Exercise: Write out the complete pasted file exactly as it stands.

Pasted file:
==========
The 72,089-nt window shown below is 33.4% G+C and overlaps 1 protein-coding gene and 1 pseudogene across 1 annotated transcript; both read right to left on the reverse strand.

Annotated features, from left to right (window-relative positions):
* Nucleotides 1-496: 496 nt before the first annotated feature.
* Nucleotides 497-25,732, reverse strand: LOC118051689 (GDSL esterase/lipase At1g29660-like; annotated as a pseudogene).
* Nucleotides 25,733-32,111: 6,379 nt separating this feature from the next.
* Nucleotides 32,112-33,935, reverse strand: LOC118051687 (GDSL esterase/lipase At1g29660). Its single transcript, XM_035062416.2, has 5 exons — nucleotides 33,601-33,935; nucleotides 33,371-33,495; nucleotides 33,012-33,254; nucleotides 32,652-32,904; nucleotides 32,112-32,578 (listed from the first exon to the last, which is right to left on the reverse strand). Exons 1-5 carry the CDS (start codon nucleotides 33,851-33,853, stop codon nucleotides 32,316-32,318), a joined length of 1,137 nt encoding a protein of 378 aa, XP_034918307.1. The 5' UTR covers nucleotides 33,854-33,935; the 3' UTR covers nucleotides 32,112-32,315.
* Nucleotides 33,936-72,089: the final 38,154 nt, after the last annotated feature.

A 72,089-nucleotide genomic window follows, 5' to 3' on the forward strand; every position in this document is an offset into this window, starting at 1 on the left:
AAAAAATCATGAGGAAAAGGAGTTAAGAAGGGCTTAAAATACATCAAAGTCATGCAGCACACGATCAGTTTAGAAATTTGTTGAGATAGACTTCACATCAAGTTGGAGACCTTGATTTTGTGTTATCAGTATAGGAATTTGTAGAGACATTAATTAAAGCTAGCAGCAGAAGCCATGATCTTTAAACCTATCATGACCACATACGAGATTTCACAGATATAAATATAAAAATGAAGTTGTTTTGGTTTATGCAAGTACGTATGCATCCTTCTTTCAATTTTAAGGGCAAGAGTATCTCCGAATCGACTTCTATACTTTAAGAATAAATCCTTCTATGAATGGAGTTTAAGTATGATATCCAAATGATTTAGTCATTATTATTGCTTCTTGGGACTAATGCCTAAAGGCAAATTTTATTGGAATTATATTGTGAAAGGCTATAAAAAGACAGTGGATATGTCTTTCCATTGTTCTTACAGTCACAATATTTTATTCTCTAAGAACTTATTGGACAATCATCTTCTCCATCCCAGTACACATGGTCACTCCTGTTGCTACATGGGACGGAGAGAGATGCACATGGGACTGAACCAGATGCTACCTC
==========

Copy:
The 72,089-nt window shown below is 33.4% G+C and overlaps 1 protein-coding gene and 1 pseudogene across 1 annotated transcript; both read right to left on the reverse strand.

Annotated features, from left to right (window-relative positions):
* Nucleotides 1-496: 496 nt before the first annotated feature.
* Nucleotides 497-25,732, reverse strand: LOC118051689 (GDSL esterase/lipase At1g29660-like; annotated as a pseudogene).
* Nucleotides 25,733-32,111: 6,379 nt separating this feature from the next.
* Nucleotides 32,112-33,935, reverse strand: LOC118051687 (GDSL esterase/lipase At1g29660). Its single transcript, XM_035062416.2, has 5 exons — nucleotides 33,601-33,935; nucleotides 33,371-33,495; nucleotides 33,012-33,254; nucleotides 32,652-32,904; nucleotides 32,112-32,578 (listed from the first exon to the last, which is right to left on the reverse strand). Exons 1-5 carry the CDS (start codon nucleotides 33,851-33,853, stop codon nucleotides 32,316-32,318), a joined length of 1,137 nt encoding a protein of 378 aa, XP_034918307.1. The 5' UTR covers nucleotides 33,854-33,935; the 3' UTR covers nucleotides 32,112-32,315.
* Nucleotides 33,936-72,089: the final 38,154 nt, after the last annotated feature.

A 72,089-nucleotide genomic window follows, 5' to 3' on the forward strand; every position in this document is an offset into this window, starting at 1 on the left:
AAAAAATCATGAGGAAAAGGAGTTAAGAAGGGCTTAAAATACATCAAAGTCATGCAGCACACGATCAGTTTAGAAATTTGTTGAGATAGACTTCACATCAAGTTGGAGACCTTGATTTTGTGTTATCAGTATAGGAATTTGTAGAGACATTAATTAAAGCTAGCAGCAGAAGCCATGATCTTTAAACCTATCATGACCACATACGAGATTTCACAGATATAAATATAAAAATGAAGTTGTTTTGGTTTATGCAAGTACGTATGCATCCTTCTTTCAATTTTAAGGGCAAGAGTATCTCCGAATCGACTTCTATACTTTAAGAATAAATCCTTCTATGAATGGAGTTTAAGTATGATATCCAAATGATTTAGTCATTATTATTGCTTCTTGGGACTAATGCCTAAAGGCAAATTTTATTGGAATTATATTGTGAAAGGCTATAAAAAGACAGTGGATATGTCTTTCCATTGTTCTTACAGTCACAATATTTTATTCTCTAAGAACTTATTGGACAATCATCTTCTCCATCCCAGTACACATGGTCACTCCTGTTGCTACATGGGACGGAGAGAGATGCACATGGGACTGAACCAGATGCTACCTC